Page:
Soumya Chattopadhyay

Soumya Chattopadhyay is a Senior Research Analyst at Brookings and a doctoral student at the School of Public Policy at the University of Maryland. His research centres on the welfare effects of international trade. He has a BA from St Stephen’s College, University of Delhi, a BA from University of Cambridge, and MAs from the University of Maryland. Previously, he worked for the Unilever Group of Companies and the World Bank.

Papers Published in World Economics:

Well-being and Public Attitudes in Afghanistan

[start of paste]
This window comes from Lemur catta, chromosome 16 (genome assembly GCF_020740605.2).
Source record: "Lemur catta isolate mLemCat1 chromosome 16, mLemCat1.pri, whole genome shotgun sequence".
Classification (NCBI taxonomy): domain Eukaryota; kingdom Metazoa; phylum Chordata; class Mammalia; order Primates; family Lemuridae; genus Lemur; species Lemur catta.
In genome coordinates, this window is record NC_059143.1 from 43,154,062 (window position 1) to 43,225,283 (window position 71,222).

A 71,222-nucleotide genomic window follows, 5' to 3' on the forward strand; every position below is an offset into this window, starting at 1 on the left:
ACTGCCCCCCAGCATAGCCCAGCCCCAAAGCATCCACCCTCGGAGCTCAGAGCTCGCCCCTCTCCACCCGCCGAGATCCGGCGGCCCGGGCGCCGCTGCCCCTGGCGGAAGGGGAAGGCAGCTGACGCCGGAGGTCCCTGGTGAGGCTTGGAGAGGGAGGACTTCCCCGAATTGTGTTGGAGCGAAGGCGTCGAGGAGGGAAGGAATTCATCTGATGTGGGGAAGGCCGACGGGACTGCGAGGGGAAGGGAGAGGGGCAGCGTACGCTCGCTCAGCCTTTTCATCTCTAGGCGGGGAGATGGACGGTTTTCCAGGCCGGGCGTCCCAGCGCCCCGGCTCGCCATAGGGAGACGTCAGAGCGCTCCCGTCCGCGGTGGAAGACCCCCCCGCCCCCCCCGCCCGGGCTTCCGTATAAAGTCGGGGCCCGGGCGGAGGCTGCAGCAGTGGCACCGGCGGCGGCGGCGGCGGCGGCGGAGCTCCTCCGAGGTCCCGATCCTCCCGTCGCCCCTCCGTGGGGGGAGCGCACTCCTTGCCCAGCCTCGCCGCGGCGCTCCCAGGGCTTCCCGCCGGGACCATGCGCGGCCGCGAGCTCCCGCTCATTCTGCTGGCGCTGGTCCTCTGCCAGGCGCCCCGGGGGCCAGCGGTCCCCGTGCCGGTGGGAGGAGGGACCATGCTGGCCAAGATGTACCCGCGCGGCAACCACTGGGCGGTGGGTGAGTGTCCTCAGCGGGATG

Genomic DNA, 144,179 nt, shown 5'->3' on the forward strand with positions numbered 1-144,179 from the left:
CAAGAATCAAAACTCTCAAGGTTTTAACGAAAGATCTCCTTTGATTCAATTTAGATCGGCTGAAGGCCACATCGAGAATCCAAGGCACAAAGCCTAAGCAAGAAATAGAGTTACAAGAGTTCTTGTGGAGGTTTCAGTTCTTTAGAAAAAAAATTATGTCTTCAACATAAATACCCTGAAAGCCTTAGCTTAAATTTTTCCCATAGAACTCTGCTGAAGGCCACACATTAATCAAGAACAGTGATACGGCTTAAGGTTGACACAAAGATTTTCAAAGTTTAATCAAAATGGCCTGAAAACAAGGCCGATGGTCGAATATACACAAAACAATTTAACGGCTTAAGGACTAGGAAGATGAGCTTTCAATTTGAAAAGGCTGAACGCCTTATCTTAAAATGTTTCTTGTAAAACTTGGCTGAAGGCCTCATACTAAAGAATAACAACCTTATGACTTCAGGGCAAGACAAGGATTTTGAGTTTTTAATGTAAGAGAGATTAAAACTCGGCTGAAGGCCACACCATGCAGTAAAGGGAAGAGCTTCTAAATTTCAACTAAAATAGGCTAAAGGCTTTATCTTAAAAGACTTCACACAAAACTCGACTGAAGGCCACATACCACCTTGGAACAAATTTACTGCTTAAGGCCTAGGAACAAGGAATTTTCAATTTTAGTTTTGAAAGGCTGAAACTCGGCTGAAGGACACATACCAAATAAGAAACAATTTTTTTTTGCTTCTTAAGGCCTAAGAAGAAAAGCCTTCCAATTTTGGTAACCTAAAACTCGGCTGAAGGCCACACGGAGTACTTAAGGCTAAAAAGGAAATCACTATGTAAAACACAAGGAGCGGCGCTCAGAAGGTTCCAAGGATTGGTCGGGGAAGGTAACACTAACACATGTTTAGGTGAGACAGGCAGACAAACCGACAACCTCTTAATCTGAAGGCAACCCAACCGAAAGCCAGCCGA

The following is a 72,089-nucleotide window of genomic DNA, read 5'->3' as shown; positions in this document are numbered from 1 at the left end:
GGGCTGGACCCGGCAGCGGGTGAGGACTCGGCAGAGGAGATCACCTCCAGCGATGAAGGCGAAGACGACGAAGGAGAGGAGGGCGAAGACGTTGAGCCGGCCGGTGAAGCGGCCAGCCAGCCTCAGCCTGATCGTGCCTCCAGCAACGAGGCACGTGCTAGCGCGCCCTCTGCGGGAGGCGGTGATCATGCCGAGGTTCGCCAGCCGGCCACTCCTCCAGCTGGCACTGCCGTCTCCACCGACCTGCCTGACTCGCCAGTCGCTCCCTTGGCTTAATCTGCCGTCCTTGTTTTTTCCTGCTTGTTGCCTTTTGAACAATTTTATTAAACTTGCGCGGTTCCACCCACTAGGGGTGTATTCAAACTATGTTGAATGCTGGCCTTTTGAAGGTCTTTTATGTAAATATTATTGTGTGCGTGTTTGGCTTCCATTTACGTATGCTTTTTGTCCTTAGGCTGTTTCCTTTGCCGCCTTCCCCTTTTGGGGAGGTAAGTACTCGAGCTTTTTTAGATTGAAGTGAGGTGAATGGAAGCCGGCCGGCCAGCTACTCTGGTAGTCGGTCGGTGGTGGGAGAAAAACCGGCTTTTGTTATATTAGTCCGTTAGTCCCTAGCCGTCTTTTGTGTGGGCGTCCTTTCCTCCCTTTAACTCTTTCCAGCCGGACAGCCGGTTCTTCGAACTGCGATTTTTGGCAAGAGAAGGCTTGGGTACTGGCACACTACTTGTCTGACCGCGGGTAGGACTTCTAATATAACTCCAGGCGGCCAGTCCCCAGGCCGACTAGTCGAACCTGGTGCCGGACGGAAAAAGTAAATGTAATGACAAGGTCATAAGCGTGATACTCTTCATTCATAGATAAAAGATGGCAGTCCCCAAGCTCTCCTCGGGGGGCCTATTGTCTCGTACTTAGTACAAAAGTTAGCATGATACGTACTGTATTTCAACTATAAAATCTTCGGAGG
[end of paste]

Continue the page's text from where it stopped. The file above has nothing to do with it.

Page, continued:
Afghanistan is a context where individuals have to cope with the most adverse of circumstances. Our study of happiness finds that Afghans conform to a remarkably consistent worldwide pattern in the determinants of happiness across individuals within countries of all different development levels. Average happiness scores in Afghanistan, meanwhile, are higher than the world average and on a par with those from Latin America. In contrast, scores on a ‘best possible life’ question are much lower. This suggests that Afghans may be naturally cheerful and/or have adapted their expectations downward in the face of adversity, yet are more realistic when thinking about their situation in relative terms. Also suggestive of adaptation is that Afghans in general do not report to be unhappy when victims of crime and corruption, most likely because these phenomena have become the norm. In contrast, respondents in some Taliban-influenced regions, where crime and corruption are less common, do report unhappiness with corruption victimisation. More generally, resilient preferences for political freedom coexist with tolerance of crime and corruption and low levels of trust in public institutions.

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